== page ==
During the 2020 Democratic primary the main theme was “how are you going to pay for it?”. It has been a painful irony that that question evaporated in the smoke of multi-trillion dollar spending programs to fight the Coronavirus depression. Yet, the question isn’t inherently absurd. “How to Pay For the War” was a pamphlet written in 1940 by John Maynard Keynes which is a classic for seriously thinking through the economic effects of a large spending and resource reallocation program. The problem with the mainstream media framing of the question is it was never about the practical economic problem of provisioning a spending program with physical resources without disrupting the functioning of the rest of the economy.
Instead, it was about the easiest thing for the Federal Government to find- money. People were scared of big spending numbers created by counting up spending over a decade-long period. Oftentimes this estimate was improperly compared to 1 year of GDP. This relentless hammering of his spending programs with the “payfor” question has now vanished in the smoke generated by federal reserve officials talking about how they have “infinite” money and congress spending money without payfors without a second thought.
Yet, Bernie’s program did posit a very strong full employment economy and did need to be resourced in physical terms . Many researchers have been working on filling in that void. I myself have been working on a long delayed report entitled “Monetary Policy for a Green New Deal” which introduced the term “non-fiscal payfors” to highlight all the tools from liquidity regulations on non-financial businesses to direct credit regulation that could be used to disemploy resources that could be redeployed. While the analytical tools involved are more sophisticated than Keynes' time 80 years ago, the problem of resourcing large spending programs under conditions of high employment is basically the same. As Keynes sys:
In making money go further [with cost of living subsidies] it aggravates the problem of reaching equilibrium between the spending power in people’s pockets and what can be released for their consumption.
Many useful frameworks have been developed in the past 18 months since the Green New Deal became a lightning rod in U.S. politics but this issue, how to resource programs under high employment circumstances, has been made largely irrelevant. An unprecedented amount of resources and manpower is idle and unemployed right now. Our problem is not one of permanent shortages because of ongoing flows of nominal income that are “too large”. Our problem is we can’t safely mobilize sufficient resources to conduct emergency services. We are experiencing temporary bottlenecks from either panic buying or the difficulty of reallocating resources to different supply chains. This is not a conventional “run on the supermarket” circumstance.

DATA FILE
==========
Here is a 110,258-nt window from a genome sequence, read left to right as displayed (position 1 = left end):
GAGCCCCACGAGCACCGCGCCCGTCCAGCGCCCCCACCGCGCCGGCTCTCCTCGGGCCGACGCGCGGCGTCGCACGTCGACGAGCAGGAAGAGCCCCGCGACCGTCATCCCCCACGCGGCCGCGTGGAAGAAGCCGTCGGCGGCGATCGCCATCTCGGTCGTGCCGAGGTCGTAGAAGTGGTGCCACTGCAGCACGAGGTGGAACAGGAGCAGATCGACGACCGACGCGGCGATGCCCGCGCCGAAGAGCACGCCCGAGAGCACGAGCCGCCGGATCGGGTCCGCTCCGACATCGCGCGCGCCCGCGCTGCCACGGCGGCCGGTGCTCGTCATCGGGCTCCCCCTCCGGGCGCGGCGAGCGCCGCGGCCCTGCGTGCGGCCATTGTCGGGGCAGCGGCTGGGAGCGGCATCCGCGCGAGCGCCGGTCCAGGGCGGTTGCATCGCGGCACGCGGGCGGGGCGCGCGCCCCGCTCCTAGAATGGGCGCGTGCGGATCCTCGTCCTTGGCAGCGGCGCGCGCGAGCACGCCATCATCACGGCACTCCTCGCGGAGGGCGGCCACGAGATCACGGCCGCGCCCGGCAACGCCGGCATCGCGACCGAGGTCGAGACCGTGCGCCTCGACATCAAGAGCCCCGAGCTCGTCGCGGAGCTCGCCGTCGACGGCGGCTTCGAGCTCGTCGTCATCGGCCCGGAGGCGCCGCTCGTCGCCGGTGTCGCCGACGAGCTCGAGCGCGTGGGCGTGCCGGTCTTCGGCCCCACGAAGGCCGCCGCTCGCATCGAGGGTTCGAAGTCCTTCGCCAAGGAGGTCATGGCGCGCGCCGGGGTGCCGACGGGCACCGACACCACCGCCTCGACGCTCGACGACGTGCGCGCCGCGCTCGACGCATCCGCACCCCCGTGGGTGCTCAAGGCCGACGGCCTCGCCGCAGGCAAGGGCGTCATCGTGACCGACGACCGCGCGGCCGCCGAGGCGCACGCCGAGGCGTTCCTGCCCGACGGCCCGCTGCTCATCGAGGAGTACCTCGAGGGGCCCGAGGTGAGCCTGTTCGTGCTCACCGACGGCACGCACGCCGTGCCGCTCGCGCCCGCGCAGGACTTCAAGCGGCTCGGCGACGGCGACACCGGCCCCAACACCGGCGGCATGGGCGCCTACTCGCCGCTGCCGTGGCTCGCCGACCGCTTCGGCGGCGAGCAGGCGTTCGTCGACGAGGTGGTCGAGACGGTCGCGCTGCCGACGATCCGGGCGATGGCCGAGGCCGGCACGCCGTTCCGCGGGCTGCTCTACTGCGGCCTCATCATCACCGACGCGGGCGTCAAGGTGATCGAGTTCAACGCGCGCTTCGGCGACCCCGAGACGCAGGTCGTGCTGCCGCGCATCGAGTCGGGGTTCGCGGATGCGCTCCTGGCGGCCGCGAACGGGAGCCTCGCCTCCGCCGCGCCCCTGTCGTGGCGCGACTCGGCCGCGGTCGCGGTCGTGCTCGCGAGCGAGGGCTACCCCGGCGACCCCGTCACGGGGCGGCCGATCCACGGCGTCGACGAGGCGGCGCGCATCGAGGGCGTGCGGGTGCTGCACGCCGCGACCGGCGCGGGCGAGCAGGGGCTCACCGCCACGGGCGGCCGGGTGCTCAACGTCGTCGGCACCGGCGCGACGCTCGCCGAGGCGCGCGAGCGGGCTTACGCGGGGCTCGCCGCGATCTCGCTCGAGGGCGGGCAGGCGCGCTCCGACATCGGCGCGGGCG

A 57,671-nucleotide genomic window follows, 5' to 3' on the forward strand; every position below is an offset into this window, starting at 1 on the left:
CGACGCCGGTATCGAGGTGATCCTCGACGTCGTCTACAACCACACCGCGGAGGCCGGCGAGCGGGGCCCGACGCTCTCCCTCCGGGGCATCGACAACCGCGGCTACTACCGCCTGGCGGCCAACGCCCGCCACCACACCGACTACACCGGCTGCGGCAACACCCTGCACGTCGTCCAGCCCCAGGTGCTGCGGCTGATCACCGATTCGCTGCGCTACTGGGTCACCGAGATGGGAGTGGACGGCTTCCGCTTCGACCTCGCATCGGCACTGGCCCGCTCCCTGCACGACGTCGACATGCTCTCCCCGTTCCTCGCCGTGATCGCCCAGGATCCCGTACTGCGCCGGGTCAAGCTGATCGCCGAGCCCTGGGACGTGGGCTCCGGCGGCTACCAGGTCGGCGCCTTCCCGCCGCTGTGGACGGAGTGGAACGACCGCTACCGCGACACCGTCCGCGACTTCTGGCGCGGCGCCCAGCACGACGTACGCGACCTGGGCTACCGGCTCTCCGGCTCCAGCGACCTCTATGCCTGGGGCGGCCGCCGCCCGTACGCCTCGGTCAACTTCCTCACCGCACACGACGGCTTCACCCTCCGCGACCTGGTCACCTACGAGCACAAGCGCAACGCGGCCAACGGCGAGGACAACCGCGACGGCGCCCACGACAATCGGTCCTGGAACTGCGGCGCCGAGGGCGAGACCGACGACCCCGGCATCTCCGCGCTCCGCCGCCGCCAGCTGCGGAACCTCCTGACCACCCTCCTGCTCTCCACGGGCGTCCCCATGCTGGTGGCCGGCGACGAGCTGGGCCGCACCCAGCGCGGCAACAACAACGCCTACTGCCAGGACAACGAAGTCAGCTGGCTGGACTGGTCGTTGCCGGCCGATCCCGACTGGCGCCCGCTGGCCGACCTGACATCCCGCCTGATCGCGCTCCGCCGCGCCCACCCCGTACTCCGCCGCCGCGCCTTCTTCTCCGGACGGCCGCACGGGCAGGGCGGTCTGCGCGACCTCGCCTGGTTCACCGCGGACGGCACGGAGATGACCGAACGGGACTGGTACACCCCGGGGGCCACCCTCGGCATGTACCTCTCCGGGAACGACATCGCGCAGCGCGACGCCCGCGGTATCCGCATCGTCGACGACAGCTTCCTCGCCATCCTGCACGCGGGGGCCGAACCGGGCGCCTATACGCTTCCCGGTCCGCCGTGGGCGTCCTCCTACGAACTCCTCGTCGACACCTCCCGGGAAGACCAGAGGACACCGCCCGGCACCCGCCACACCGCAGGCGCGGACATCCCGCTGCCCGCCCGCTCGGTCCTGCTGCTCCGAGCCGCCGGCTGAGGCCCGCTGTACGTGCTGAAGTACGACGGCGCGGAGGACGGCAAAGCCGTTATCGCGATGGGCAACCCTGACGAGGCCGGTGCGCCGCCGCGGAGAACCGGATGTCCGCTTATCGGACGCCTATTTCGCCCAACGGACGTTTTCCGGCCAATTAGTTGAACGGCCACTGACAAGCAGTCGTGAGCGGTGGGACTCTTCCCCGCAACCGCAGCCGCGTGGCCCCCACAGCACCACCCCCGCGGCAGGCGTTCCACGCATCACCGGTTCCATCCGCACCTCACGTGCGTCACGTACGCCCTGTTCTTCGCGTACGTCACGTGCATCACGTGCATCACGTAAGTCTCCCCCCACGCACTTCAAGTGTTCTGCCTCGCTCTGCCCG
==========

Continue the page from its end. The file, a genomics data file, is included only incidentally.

Rather than ramping up production as much as we can logistically manage to do in a short amount of time, fighting the pandemic war at the resource level is about the physical redistribution of resources from certain areas to other areas. This means far more people devoted to supply chain management- a job that can at the very least be partially done from home. The trickier part is safely mobilizing people to produce more safety equipment and then mobilizing non-front line workers with spare safety equipment to meet other needs. The production of N-95 masks by means of N-95 masks, as it were.
The second element, which I’ve discussed from the beginning of this blog almost 3 weeks ago, is a financial one. On March 19th I said “The main economic problem is a financial one of balance sheets”. I stand by that. During war time the one concern we don’t really have is people paying their nominal debts. Nominal income suffuses the economy and even businesses in obscure sectors are often paid lots of money to convert their production lines to war-time activities. Today our major economic concern is people’s capacity to pay their bills. We could make up the income of everyone who has lost money out of public funds and this likely wouldn’t lead to excess demand later on, once the pandemic ends. All making up lost income does is allow people to pay their bills and leave them with the same wealth levels they would have had absent a pandemic. It’s hard to see where the problems emerge from this strategy, even as it carries a big sticker price.
Maddeningly, the easiest problem to solve- this financial one- is likely the one that congress will have the most trouble with. The question of resourcing the pandemic one is a matter of supply chain and factory reconversion experts, not economics per-se. What careful economic analysis can tell us is that while we’re on a war-time footing, we’re not dealing with war time resource allocation problems. Any resource that can be safely mobilized, can and should be mobilized and responding to our protective equipment bottleneck will allow us to access a lot of idle resources that are easily available. In other words, in normal times we need fiscal and non-fiscal payfors. Today the payfor question in whatever form is irrelevant as it could possibly be.
P.S. I apparently wrote about the same thing Joe did today